Whatever happened to Beaver Lake?
Located about a mile due east of the junction of Texas Highway 163 and Farm Road 189 in Val Verde County, Beaver Lake had been a source of water for Native Americans, Jumanos, settlers, ranchers, government expeditions, trail drivers, wagon teamsters, and many others for hundreds of years. It was also known to be a source for beaver, otter, bear, deer, longhorn cattle, and other wild game for centuries.
Beaver Lake was frequented by various tribes of Jumano and was a Comanche/Kiowa hunting ground for millennia. It has been the site of their lodges, daily life, and their many intertribal skirmishes.
It is believed to be the birthplace of La Niña Lobo, del Rio Diablo, a feral child conceived by a Georgia couple trapping the lake for beaver in the 1840s. The parents died under unusual circumstances, and it is believed the child was raised by wolves. Subsequently, reports began surfacing during the 1850s of a blonde female child who was running with a pack of wolves that hunted and killed settlers’ and ranching interests’ livestock from the upper watershed area of the Devil’s River in present-day Sutton County, south to the Rio Grande at Del Rio.
One of the most notable events regarding Beaver Lake involves a young lieutenant by the name of John Bell Hood, who later became a general in the Confederate Army and for whom Fort Hood was later named and for which this historical marker is erected.
“Texas, Val Verde County, Juno - 2556 – “Hood's Devils River Fight”
“The men of Company G, a small unit of the U.S. 2nd Cavalry, left Fort Mason on July 5, 1857, under the command of Lt. John Bell Hood (1831-1879), in pursuit of Comanche Indians in the vicinity. Traveling northwest, they discovered a fresh Indian trail leading southward toward Mexico. Crossing bluffs near the Devils River on July 20, the men encountered an Indian camp on a ridge about two miles from the stream, marked by a flag. Suspecting an ambush, Hood proceeded cautiously toward the ridge.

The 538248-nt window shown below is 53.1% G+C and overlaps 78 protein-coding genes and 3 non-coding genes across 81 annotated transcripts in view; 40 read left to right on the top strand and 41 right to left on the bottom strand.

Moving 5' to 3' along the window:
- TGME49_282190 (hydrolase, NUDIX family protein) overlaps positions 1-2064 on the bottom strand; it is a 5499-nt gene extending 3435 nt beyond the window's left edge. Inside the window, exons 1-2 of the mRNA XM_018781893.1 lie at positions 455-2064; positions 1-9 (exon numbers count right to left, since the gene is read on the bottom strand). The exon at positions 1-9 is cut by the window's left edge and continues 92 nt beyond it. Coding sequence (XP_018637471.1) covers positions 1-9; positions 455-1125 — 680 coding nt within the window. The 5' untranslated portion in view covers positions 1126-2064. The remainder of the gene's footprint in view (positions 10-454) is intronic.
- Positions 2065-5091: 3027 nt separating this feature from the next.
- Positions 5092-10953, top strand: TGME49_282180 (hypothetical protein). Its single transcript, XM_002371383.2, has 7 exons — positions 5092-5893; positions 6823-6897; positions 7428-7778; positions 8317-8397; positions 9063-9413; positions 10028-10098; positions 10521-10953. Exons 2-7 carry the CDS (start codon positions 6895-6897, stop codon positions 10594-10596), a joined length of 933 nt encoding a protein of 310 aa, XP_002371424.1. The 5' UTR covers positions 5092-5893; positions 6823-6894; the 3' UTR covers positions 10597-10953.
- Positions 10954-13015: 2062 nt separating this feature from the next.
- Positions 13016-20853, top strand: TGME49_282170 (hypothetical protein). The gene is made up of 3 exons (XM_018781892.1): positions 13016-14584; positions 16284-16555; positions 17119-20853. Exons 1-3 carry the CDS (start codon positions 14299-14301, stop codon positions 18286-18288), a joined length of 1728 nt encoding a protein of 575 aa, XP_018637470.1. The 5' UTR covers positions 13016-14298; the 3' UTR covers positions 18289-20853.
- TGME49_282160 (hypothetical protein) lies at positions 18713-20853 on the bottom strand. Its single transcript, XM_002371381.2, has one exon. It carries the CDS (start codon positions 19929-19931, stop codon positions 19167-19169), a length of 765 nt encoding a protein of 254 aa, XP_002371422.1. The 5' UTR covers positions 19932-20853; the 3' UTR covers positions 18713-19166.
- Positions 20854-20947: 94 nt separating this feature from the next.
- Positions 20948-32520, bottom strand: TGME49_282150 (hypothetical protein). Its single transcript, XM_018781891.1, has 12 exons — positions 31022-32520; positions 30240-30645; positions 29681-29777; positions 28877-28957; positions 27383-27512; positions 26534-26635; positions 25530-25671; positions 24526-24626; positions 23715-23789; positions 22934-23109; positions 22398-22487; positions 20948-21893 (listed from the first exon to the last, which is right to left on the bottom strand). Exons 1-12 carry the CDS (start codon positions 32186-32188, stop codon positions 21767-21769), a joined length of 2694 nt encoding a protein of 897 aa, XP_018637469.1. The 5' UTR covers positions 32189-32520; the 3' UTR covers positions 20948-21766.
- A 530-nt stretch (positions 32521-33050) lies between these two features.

“A small band of Indians advanced to meet Hood’s party. Then, throwing down the flag to signal their concealed allies, a group of close to 100 Comanche and Lipan Apache attacked. Outnumbered, and hampered by brush fires set by Indian women, the soldiers were forced into fierce hand-to-hand combat. Outflanked by a force at least three times his number and hemmed in by a wall of fire and smoke to his front, all that Hood could hope for was that superior marksmanship and discipline would prove to be the decisive elements in the fight. The company fell back to reload its weapons, only to hear the loud cries of Comanche women through the smoke.
“Two cavalrymen, William Barry, and Thomas Ryan were killed, and five others, including Hood, were wounded. A relief unit from Camp Hudson (20 mi. S) arrived the following day, rendering medical aid and helping to bury the dead. Pvt. Ryan was buried at the site, and Pvt. Barry’s body was never found. Later reports revealed that nineteen Indians were killed, and many more wounded. Hood and his men were later cited for valor in Army reports. During the Civil War, Hood became a general in the Confederate States Army.”
Additional sources say the Comanche and Kiowa warriors got so close to Hood that they grabbed the reins of his horse and tried to dismount him. After firing his shotgun a few times, Lieutenant Hood suffered a wound from an arrow that passed through his left hand and into his horse's bridle, a wound from which he would suffer for the rest of his life.
Many years later, Hood confided, "We were nigh meeting a similar fate to that of the gallant Custer and his noble band," about the Battle of the Little Bighorn in 1876.
Even though Beaver Lake was part of the prized water feature in the area for so long, it has been reduced to little more than a sizeable depression in the dry Devil’s River. Drought, over-grazing, and tumultuous floods allowed gravel and other sediments to settle and block the springs that had been supplying it. The hillsides were said to be covered in Chile Piquín plants and people would gather there annually to gather the prized diminutive pepper pods. However, goats were turned out into the area at some point after fencing sectioned off pastures and ranches and the domesticated stock devoured the plants until they disappeared from the area.
Now, Beaver Lake is little more than an enigmatic feature in the Devil’s River area and fading from the distant memory of those who live there. The living memory of Beaver Lake is about to disappear forever.
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